I have not yet processed my thoughts on Burning Man, though I can say with some certainty that it was the most unique, fun, introspective and meaningful 8-day stretch of my life. Meaningful because I got engaged, but the other adjectives would have held either way. In time I would like to post some 2,000 word reflection, but for now I’ll leave you with photos that are supposedly worth way more than that.
Burning Man has been in my dreams more than half the nights since it ended. Because I got such little sleep during Burning Man, and probably missed out on proper rem sleep entirely some of those nights, my mind is probably still getting around to processing the sensory and intellectual overload. Enjoy a taste of my experience below, and realize that you can way better images on google if you’re interested in seeing more.
We had the fortune of seeing Jack White two nights before Burning Man. I’ll review the show during my forthcoming piece, but suffice to say it was a solid bucket list performer to have experienced, though short of transcendent. This was also the meet up for the Burner Express bus that took us from San Fran to Black Rock City.
It took us ten hours to get there, even with the Burner Express bypassing six hours of traffic at the gate, but at least the scenery was lovely once we ran out of beer and water on the bus. We also never hit 70 mph during the last half of the trip.
First daytime view of the Man. Notice the muddy grounds after an uncharacteristically hard rain that stranded some on the highway for 24 hours (you can’t drive through a muddy desert).
Me and my trusty bike. BM is several miles across in each direction, so bikes are pretty necessary. Mine was decorated with flags of my favorite country as a nod to the “Caravansary.”
Our favorite sound stage, the itinerant Robot Heart. We rocked to their spellbinding “sunrise set” the morning of our engagement.
You can actually listen to that set here: https://soundcloud.com/robot-heart/dj-three-robot-heart-burning-man-2014
El Pulpo is one of hundreds of “art cars” that traverse the Playa, and among its most iconic. The theme is “steampunk octopus.” I hadn’t really heard of steampunk style before Burning Man, but it’s pretty chill, look it up.
With Anna on the roof of the Misfits Treehouse.
One of our favorite art installations. You can see the Temple in the background. Like a prettier version of Christo’s The Gates…
During multiple journeys we found solace in the Library, which housed hundreds of manuscripts filled by Burners over the course of the week, offering wisdom, deep stories, and hit or miss humor. Most of all, it served as a place to quietly ponder, right in the middle of the madness, and without the intensity of the Temple. Anna does a reading here.
Speaking of the Temple…Many better pics of it out there on the net. For those unfamiliar, it is a place of reflection, often in memory of lost loves ones, and tributes of art and writing adorn the interior.
This gives you a sense of the interior artistry.
We found this during one of our daily sojourns. The camp provided raquets and balls, and we messed around playing doubles for a while.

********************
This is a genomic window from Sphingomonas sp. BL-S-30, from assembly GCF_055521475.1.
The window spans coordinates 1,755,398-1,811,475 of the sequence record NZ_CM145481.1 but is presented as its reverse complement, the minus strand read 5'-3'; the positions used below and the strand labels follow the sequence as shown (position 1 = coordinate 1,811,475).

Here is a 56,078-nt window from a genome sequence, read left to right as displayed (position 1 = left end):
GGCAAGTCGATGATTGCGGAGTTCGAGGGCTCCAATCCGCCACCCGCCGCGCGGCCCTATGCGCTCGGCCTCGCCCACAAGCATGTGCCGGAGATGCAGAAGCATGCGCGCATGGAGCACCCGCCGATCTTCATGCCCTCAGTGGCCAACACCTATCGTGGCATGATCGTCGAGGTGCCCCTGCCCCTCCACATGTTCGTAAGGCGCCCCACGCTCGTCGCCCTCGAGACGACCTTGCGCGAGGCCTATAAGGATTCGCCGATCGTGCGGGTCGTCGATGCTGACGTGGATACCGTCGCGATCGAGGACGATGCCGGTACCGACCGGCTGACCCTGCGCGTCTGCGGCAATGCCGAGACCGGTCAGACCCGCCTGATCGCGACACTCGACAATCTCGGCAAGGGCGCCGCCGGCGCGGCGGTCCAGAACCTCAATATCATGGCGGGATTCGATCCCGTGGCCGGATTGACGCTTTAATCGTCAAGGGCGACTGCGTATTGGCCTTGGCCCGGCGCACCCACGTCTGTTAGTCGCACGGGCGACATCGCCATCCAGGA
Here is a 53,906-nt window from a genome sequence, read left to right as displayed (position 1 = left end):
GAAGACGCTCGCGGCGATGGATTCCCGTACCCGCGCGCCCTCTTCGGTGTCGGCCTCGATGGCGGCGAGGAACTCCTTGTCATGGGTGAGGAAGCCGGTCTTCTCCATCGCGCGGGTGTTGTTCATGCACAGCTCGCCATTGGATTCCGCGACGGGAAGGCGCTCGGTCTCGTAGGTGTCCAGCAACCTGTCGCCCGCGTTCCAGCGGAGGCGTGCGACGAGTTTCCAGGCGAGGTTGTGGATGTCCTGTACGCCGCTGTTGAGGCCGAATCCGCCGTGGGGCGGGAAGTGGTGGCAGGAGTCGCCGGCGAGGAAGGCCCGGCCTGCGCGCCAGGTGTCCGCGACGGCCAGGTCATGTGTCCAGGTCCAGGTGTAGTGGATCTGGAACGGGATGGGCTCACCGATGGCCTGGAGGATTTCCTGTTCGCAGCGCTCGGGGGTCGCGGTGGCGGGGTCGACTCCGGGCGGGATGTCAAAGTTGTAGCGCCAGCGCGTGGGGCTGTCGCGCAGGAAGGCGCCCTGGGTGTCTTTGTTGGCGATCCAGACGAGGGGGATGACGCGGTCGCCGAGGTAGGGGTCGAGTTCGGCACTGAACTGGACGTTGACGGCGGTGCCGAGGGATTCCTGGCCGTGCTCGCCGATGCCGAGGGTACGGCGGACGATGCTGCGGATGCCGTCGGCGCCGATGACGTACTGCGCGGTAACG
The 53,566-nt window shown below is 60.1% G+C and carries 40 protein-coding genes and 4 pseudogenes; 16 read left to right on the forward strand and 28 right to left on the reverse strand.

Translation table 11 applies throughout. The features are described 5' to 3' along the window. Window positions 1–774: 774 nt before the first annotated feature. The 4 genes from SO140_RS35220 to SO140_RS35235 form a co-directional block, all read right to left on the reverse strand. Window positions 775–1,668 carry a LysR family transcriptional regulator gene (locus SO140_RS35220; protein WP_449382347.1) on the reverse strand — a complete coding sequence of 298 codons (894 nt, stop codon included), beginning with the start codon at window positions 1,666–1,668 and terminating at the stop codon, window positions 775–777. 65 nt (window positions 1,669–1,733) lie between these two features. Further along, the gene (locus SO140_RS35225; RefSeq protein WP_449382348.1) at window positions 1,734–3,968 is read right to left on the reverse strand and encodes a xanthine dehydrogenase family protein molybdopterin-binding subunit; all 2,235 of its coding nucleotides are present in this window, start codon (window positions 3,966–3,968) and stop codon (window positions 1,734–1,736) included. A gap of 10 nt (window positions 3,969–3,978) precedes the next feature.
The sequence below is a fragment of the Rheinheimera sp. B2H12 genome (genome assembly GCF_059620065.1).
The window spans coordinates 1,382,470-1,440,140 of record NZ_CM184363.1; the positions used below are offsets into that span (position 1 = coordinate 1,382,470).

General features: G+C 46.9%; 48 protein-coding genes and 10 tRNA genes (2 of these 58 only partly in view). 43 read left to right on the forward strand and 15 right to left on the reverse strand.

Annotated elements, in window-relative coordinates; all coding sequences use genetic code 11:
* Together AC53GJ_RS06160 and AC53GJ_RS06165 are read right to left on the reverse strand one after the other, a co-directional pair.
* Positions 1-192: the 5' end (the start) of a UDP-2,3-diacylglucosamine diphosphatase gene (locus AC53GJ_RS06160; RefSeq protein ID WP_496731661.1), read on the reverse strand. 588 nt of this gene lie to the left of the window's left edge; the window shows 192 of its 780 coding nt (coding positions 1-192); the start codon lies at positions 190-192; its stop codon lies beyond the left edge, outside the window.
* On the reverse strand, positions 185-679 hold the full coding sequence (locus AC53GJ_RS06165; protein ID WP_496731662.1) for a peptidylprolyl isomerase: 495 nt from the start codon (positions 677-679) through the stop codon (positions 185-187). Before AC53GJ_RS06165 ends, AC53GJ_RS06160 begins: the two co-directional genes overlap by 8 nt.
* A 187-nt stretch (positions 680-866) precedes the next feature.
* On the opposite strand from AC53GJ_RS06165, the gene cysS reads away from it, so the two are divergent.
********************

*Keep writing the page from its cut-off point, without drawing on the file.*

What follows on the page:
The Thunderdome. Those dark splotches of black you see lining the dome? People climbing up the dome to get a better view of the battles, in which participants swung from harnesses with jousting sticks.
The Friday morning burn of the large Embrace art installation was among the more moving moments of the week. The structure could hold over a hundred people, and took almost two years to make.
For some reason, this photo struck me as the best approximation of how I actually feel when I’m wandering the Deep Playa, more than a mile from Black Rock City, looking back and soaking it all in.
There is actually a decent amount of live music at Burning Man if you know where to find it and are in a decent of state to bike yourself across the desert for it. Live music is something a healthy percentage of Burners crave more of- not everyone can live of electronic for a week straight. I had made plans to catch Crossroads, a Chicago and Bay Area based funk outfit, and finally caught them on their last night, when they played more than four hours of covers, ending with “With a Little Help From My Friends.” Then the neighboring camp made everyone grilled cheeses.
This was the set on which I later proposed, though not to this funky-dancing robot.
Our last night we stopped by a karaoke party, which, upon learning we were newly engaged, forced us into a duet of “Love Shack”, which is much longer and has many more verses than it seems. I sort of redeemed myself by leading the way on “Livin’ on a Prayer”, pictured here.
The installation where we took our engagement photo, about five hours after the magic moment. You’ll notice little holes in the letters- those are shaped like birds, and a friendly driver we bumped into on our way to the bus station the final morning gave us a bunch of them when he heard our story. We’re keeping two for ourselves, but hope to hand out the rest to awesome couples over the next year. And yes, that’s the sun behind us. “Is that the sun?” was a comically recurrent question that comes up at the end of all-nighters in the desert.
Hope you had a good time. If the brain keeps churning, a more profound analysis of what this crazy experience means will be posted down the road.